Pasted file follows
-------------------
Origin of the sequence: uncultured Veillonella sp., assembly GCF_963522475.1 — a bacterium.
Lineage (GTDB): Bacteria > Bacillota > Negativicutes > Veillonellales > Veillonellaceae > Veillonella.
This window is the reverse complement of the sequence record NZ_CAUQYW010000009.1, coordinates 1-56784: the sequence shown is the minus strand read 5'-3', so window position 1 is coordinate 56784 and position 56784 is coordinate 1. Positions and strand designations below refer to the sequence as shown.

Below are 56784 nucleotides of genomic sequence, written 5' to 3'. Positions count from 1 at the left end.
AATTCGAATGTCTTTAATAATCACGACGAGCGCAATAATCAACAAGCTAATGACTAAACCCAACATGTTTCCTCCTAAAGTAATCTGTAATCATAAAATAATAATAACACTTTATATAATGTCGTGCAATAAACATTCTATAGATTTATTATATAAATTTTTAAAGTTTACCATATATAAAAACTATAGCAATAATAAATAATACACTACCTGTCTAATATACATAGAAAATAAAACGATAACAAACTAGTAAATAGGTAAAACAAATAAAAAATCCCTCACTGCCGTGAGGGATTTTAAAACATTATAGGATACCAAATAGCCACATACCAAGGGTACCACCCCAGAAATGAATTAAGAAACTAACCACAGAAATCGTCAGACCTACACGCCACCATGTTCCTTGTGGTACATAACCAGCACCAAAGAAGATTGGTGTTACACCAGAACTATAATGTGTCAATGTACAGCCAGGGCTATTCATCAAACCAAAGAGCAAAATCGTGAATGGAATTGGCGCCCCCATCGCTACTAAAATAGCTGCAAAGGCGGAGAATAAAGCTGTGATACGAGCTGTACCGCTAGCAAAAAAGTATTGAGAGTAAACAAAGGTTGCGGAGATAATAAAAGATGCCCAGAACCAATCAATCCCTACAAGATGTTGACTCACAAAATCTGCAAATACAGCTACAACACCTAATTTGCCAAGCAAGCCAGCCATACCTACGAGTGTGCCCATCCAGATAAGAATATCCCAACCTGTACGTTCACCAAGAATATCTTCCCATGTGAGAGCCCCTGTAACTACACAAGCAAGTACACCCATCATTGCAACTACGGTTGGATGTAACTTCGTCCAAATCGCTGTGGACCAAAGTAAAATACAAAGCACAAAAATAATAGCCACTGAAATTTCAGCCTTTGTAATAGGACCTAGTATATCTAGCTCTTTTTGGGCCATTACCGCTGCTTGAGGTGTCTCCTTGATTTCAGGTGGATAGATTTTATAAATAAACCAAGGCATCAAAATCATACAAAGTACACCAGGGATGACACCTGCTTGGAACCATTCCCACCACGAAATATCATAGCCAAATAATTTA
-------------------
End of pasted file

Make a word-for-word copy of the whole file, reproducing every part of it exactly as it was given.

Origin of the sequence: uncultured Veillonella sp., assembly GCF_963522475.1 — a bacterium.
Lineage (GTDB): Bacteria > Bacillota > Negativicutes > Veillonellales > Veillonellaceae > Veillonella.
This window is the reverse complement of the sequence record NZ_CAUQYW010000009.1, coordinates 1-56784: the sequence shown is the minus strand read 5'-3', so window position 1 is coordinate 56784 and position 56784 is coordinate 1. Positions and strand designations below refer to the sequence as shown.

Below are 56784 nucleotides of genomic sequence, written 5' to 3'. Positions count from 1 at the left end.
AATTCGAATGTCTTTAATAATCACGACGAGCGCAATAATCAACAAGCTAATGACTAAACCCAACATGTTTCCTCCTAAAGTAATCTGTAATCATAAAATAATAATAACACTTTATATAATGTCGTGCAATAAACATTCTATAGATTTATTATATAAATTTTTAAAGTTTACCATATATAAAAACTATAGCAATAATAAATAATACACTACCTGTCTAATATACATAGAAAATAAAACGATAACAAACTAGTAAATAGGTAAAACAAATAAAAAATCCCTCACTGCCGTGAGGGATTTTAAAACATTATAGGATACCAAATAGCCACATACCAAGGGTACCACCCCAGAAATGAATTAAGAAACTAACCACAGAAATCGTCAGACCTACACGCCACCATGTTCCTTGTGGTACATAACCAGCACCAAAGAAGATTGGTGTTACACCAGAACTATAATGTGTCAATGTACAGCCAGGGCTATTCATCAAACCAAAGAGCAAAATCGTGAATGGAATTGGCGCCCCCATCGCTACTAAAATAGCTGCAAAGGCGGAGAATAAAGCTGTGATACGAGCTGTACCGCTAGCAAAAAAGTATTGAGAGTAAACAAAGGTTGCGGAGATAATAAAAGATGCCCAGAACCAATCAATCCCTACAAGATGTTGACTCACAAAATCTGCAAATACAGCTACAACACCTAATTTGCCAAGCAAGCCAGCCATACCTACGAGTGTGCCCATCCAGATAAGAATATCCCAACCTGTACGTTCACCAAGAATATCTTCCCATGTGAGAGCCCCTGTAACTACACAAGCAAGTACACCCATCATTGCAACTACGGTTGGATGTAACTTCGTCCAAATCGCTGTGGACCAAAGTAAAATACAAAGCACAAAAATAATAGCCACTGAAATTTCAGCCTTTGTAATAGGACCTAGTATATCTAGCTCTTTTTGGGCCATTACCGCTGCTTGAGGTGTCTCCTTGATTTCAGGTGGATAGATTTTATAAATAAACCAAGGCATCAAAATCATACAAAGTACACCAGGGATGACACCTGCTTGGAACCATTCCCACCACGAAATATCATAGCCAAATAATTTA